Advice for 5yo stressing about the canter transition

now_loves_mares

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My just 5yo, who's still a little green, seems to be quite stressed about the transition up to canter. She was getting the hang of it last year, then had about 3 months off over winter, and now she is properly back in work she really isn't settling into the canter part.

She's sharp, but also needs to be ridden firmly off the leg, and will get a bit bolshy if you don't keep her active, then remember and ride more strongly. I find I need to keep her sharply off the leg from the outset, then she is normally fine. But even if I do this, she gets stressed about the transition. She's pretty much ok on the lunge, but ridden she throws her head up and hollows. Then of course I collapse and flap my elbows like a chicken, she gets stressed again, and then she threatens to back right off the leg and turn herself inside out... It's normally ok for the first transition, and the canter itself is getting really nice, today it felt totally up in front and rideable. However, as soon as I changed the rein to ask again, she could sense it coming and even the trot was getting choppy, with her head rather violently being tossed back at me.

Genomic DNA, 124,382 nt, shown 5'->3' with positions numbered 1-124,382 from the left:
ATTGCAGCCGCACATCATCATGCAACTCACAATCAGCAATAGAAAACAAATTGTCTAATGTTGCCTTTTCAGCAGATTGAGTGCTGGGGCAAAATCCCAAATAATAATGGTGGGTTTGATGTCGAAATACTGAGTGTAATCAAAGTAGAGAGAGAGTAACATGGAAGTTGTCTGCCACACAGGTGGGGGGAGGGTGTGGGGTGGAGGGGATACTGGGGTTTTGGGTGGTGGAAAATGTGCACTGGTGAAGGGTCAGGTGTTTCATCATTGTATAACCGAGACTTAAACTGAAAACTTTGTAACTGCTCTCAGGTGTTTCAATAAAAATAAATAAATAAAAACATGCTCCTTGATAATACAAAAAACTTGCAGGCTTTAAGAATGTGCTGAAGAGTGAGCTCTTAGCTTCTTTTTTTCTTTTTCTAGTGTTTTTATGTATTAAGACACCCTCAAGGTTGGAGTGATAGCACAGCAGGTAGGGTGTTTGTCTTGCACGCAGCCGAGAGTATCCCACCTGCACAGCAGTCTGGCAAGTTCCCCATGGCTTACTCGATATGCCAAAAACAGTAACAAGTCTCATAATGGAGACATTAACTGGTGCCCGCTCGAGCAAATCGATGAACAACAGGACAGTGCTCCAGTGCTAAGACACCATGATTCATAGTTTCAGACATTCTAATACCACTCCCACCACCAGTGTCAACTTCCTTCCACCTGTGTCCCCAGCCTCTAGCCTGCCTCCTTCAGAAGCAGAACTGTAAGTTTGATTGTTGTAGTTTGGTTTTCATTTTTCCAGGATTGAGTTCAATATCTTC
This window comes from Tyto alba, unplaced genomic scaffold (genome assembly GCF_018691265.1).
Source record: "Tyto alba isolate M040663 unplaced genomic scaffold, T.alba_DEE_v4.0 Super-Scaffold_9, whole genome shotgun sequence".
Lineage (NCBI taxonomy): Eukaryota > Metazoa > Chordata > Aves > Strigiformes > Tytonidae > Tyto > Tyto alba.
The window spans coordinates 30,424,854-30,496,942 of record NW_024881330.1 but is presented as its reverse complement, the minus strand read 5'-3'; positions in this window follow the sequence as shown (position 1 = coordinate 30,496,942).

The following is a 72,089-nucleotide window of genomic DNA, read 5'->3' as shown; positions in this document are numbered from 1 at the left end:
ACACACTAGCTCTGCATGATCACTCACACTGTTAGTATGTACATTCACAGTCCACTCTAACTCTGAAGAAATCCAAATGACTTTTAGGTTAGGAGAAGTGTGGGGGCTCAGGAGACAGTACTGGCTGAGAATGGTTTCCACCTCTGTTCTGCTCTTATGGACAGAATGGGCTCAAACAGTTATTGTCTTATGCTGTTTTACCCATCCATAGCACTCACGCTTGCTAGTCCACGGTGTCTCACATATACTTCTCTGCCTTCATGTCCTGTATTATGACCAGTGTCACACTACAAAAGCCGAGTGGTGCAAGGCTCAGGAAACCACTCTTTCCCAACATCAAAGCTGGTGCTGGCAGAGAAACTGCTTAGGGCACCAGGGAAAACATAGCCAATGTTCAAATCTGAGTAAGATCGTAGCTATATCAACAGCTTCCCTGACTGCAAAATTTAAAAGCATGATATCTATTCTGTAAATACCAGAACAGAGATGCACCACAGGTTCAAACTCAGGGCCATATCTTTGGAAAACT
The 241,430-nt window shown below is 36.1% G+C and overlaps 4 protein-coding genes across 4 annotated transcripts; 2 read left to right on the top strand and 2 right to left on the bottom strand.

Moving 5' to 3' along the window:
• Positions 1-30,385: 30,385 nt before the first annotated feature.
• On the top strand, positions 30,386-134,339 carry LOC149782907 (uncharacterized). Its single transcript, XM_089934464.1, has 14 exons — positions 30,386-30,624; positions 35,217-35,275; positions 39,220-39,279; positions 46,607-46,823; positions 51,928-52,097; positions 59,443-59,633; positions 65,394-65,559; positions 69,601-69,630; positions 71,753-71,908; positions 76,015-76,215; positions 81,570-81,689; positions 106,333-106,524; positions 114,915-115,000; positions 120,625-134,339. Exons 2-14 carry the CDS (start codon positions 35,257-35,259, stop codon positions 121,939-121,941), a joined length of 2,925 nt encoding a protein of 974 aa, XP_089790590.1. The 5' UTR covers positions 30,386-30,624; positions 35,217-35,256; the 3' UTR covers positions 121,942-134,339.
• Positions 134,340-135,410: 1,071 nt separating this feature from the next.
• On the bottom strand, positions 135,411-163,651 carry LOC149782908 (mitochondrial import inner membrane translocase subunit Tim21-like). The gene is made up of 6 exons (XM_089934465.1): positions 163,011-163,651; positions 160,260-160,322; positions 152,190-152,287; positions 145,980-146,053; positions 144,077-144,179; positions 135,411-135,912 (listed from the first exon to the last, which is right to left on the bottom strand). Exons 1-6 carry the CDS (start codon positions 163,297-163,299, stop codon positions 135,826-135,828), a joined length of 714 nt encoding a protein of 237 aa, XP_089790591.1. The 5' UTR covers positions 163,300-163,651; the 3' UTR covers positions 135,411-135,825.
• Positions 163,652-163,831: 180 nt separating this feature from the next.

In the spirit of TD's post below, I clearly am not asking her correctly or doing her any favours. Any tips to make it easier for both of us? I find she's fine when jumping as that gives her something else to concentrate on (and possibly me too, as I suspect I'm now anticipating issues). When lunging I use the word "canter" followed by a sort of trilly PPRRRR sound which she was taught as "go faster" but I've never really used it when riding. Would it be as simple as that?

I didn't really see it through today as had been bucked off and stood on already (not really her fault, we were chased by dogs
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) but it's a shame as the canter was less painful than rising trot; and it's kind of going to be hard to do well eventing out of trot
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KatB

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How is she if you get off her back when she is cantering? Have you let her just bowl on into canter a bit? It is messy, but to start with you can kind of bump them into canter from a slightly more forward than normal trot? Will she canter out on hacks?
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now_loves_mares

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Ummm - I don't really hack out! we only have roads round us, and she's still a little at the "unpredictable" stage